He rapidly and haughtily walked to the door.
It was necessary for him to pass almost right up against Platonov, who, out of the corner of his eye, animal-like, was watching his every movement. For a moment in the mind of the student flashed a desire to strike Platonov unexpectedly, from the side, and jump away—the comrades would surely part them and not allow a fight. But immediately, almost without looking at the reporter, with some sort of deep, unconscious instinct, he saw and sensed those broad hands, lying quietly on the table, that obdurately bowed head with its broad forehead, and all the ungainly, alert, powerful body of his foe, so neligently hunched up and spread out on the chair, but ready at any second for a quick and terrific blow. And Sobashnikov walked out into the corridor, loudly banging the door after him.
“Good riddance to bad rubbish,” said Jennie after him in a mocking patter. “Tamarochka, pour me out some more cognac.”
But the lanky student Petrovsky got up from his place and considered it necessary to defend Sobashnikov.
“Just as you wish, gentlemen; this is a matter of your personal view, but out of principle I go together with Boris. Let him be not right and so on, we can express censure to him in our own intimate company, but when an insult has been rendered our comrade—I can’t remain here. I am going away.”
“Oh, my God!” And Lichonin nervously and vexedly scratched his temple. “Boris behaved himself all the time in the highest degree vulgarly, rudely and foolishly. What sort of corporate honour do you think this is? A collective walk-out from editorial offices, from political meetings, from brothels. We aren’t officers to screen the foolishness of each comrade.”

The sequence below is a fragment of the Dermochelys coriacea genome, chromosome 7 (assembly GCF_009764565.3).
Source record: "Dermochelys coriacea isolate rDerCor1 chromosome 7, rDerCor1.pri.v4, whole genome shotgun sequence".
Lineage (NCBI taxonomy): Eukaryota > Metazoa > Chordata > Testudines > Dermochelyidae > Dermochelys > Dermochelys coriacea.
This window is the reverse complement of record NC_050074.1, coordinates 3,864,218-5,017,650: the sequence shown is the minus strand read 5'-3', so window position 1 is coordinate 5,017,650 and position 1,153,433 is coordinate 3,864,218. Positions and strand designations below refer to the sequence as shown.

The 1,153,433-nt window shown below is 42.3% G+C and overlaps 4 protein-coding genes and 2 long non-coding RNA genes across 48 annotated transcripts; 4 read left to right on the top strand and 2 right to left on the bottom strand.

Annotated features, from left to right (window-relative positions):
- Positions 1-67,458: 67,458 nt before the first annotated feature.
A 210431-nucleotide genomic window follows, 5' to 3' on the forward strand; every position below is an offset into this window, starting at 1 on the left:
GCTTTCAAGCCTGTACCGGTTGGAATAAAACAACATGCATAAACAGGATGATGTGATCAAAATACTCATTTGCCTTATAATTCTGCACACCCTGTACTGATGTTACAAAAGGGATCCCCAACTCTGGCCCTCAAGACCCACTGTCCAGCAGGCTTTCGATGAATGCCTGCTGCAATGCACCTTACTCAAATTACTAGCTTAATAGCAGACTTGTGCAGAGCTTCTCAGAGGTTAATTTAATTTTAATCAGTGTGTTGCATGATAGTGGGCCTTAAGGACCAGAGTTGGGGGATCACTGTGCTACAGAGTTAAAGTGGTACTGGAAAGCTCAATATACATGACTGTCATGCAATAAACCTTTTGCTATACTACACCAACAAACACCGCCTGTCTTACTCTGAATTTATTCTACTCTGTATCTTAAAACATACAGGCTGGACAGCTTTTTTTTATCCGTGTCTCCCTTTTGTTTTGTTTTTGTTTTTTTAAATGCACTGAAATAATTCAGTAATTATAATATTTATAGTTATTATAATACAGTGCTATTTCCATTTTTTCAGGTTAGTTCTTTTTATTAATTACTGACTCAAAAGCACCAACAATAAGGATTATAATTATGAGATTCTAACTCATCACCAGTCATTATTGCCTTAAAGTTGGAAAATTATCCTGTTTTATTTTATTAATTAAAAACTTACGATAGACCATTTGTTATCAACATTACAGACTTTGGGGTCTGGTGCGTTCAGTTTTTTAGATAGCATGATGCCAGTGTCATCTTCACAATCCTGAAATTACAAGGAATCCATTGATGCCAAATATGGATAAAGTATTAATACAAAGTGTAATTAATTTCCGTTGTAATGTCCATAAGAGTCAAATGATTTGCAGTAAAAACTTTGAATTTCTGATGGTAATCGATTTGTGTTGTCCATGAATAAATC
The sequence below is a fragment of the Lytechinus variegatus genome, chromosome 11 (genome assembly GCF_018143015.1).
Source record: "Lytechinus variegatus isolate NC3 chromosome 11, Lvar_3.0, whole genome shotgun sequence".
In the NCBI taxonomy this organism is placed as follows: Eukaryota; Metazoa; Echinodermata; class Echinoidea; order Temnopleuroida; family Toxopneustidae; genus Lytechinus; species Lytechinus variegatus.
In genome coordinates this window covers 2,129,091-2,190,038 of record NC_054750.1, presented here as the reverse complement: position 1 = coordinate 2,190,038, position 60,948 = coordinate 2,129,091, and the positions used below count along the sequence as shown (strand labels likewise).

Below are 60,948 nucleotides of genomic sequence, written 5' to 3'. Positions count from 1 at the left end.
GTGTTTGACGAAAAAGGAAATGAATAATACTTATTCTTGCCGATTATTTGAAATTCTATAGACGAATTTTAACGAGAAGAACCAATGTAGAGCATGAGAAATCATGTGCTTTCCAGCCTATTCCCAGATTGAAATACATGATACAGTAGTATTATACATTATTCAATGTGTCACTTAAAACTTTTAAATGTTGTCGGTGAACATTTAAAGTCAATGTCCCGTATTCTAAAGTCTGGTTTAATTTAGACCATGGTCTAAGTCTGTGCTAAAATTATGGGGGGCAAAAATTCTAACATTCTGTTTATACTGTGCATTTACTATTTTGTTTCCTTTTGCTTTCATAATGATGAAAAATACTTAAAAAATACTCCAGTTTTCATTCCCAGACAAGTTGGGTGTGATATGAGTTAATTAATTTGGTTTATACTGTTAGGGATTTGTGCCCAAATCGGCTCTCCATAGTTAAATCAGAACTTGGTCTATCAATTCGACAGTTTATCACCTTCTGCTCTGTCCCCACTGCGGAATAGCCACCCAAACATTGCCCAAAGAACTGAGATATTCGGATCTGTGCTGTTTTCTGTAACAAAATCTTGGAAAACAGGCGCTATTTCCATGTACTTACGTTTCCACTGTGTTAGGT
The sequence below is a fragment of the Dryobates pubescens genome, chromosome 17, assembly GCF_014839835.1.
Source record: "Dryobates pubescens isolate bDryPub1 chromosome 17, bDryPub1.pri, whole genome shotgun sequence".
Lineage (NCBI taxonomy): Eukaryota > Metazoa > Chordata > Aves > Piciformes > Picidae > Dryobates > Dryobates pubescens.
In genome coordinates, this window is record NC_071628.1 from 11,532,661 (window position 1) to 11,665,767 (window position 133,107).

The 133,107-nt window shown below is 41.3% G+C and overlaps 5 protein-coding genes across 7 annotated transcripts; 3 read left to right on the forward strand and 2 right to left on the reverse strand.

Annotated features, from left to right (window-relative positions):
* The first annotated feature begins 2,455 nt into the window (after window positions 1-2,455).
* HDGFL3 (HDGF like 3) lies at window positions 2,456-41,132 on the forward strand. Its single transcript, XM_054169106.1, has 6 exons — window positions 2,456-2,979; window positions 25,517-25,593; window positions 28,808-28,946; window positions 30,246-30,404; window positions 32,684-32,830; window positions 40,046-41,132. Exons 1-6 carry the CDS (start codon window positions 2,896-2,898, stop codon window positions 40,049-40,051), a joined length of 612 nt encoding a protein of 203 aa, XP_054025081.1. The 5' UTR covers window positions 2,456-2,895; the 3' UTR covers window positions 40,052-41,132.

“All the same, just as you wish, but I am going away out of a sense of solidarity!” said Petrovsky importantly and walked out.
“May the earth be as down upon you!” Jennie sent after him.
But how tortuous and dark the ways of the human soul! Both of them—Sobashnikov as well as Petrovsky—acted in their indignation rather sincerely, but the first only half so, while the second only a quarter in all. Sobashnikov, despite his intoxication and wrath, still had knocking at the door of his mind the alluring thought that now it would be more convenient and easier before his comrades to call out Jennka on the quiet and to be alone with her. While Petrovsky, with exactly the same aim, went after Sobashnikov in order to make a loan of three roubles from him. In the general drawing room they made things up between them, and after ten minutes Zociya, the housekeeper, shoved in her little, squinting, pink, cunning face through the half-open door of the private room.
“Jennechka,” she called, “go, they have brought your linen, go count it. And you, Niura, the actor begs to come for just a minute, to drink some champagne. He’s with Henrietta and Big Manya.”